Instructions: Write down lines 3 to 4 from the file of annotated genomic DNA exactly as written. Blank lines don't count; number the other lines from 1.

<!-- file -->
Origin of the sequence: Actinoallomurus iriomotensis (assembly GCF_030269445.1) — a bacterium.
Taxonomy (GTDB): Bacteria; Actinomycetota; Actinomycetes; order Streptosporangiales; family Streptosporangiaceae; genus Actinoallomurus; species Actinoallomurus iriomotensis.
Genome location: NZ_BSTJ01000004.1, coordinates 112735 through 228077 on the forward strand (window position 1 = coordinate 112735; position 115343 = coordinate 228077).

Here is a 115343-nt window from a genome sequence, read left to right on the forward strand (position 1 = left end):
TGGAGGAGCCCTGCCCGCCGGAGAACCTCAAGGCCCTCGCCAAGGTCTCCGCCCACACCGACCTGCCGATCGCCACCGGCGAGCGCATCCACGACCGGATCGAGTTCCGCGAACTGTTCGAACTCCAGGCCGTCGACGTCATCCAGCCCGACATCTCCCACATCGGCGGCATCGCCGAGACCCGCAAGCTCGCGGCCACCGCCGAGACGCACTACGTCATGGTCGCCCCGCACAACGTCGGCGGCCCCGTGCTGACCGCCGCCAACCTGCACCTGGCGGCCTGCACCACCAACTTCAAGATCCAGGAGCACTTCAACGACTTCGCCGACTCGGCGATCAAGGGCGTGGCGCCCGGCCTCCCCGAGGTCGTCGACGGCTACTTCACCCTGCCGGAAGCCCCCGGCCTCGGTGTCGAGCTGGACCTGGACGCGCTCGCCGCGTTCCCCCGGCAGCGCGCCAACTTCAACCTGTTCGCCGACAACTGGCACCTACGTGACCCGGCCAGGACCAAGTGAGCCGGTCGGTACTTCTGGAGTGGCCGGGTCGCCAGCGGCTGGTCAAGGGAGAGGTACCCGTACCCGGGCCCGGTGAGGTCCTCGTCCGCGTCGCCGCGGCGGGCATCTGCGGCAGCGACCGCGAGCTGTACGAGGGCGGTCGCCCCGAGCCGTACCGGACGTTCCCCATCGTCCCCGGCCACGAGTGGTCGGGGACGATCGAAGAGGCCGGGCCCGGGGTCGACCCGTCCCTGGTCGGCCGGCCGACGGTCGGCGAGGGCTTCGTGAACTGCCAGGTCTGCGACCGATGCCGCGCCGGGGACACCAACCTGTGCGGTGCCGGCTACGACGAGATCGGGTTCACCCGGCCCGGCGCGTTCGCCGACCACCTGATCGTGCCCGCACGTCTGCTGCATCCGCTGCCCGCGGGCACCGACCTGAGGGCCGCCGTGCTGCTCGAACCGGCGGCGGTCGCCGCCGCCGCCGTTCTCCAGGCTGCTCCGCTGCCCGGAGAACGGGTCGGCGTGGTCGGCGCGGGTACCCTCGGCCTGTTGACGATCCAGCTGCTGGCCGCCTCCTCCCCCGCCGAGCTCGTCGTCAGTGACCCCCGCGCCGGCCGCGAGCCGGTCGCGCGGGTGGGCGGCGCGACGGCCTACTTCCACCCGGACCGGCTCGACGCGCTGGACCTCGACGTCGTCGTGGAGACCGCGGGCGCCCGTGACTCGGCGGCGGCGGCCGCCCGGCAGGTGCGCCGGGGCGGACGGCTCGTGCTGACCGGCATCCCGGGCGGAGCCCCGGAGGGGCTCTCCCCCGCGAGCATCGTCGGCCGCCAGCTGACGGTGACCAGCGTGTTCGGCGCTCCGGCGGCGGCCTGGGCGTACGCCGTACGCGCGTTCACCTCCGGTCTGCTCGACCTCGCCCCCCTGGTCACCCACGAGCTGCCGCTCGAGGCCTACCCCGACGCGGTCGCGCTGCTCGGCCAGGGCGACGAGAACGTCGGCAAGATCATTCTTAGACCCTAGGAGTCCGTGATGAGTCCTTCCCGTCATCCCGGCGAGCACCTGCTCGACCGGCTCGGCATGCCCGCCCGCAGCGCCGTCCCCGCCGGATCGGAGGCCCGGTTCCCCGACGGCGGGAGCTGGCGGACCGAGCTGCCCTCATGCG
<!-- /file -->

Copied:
Genome location: NZ_BSTJ01000004.1, coordinates 112735 through 228077 on the forward strand (window position 1 = coordinate 112735; position 115343 = coordinate 228077).

Here is a 115343-nt window from a genome sequence, read left to right on the forward strand (position 1 = left end):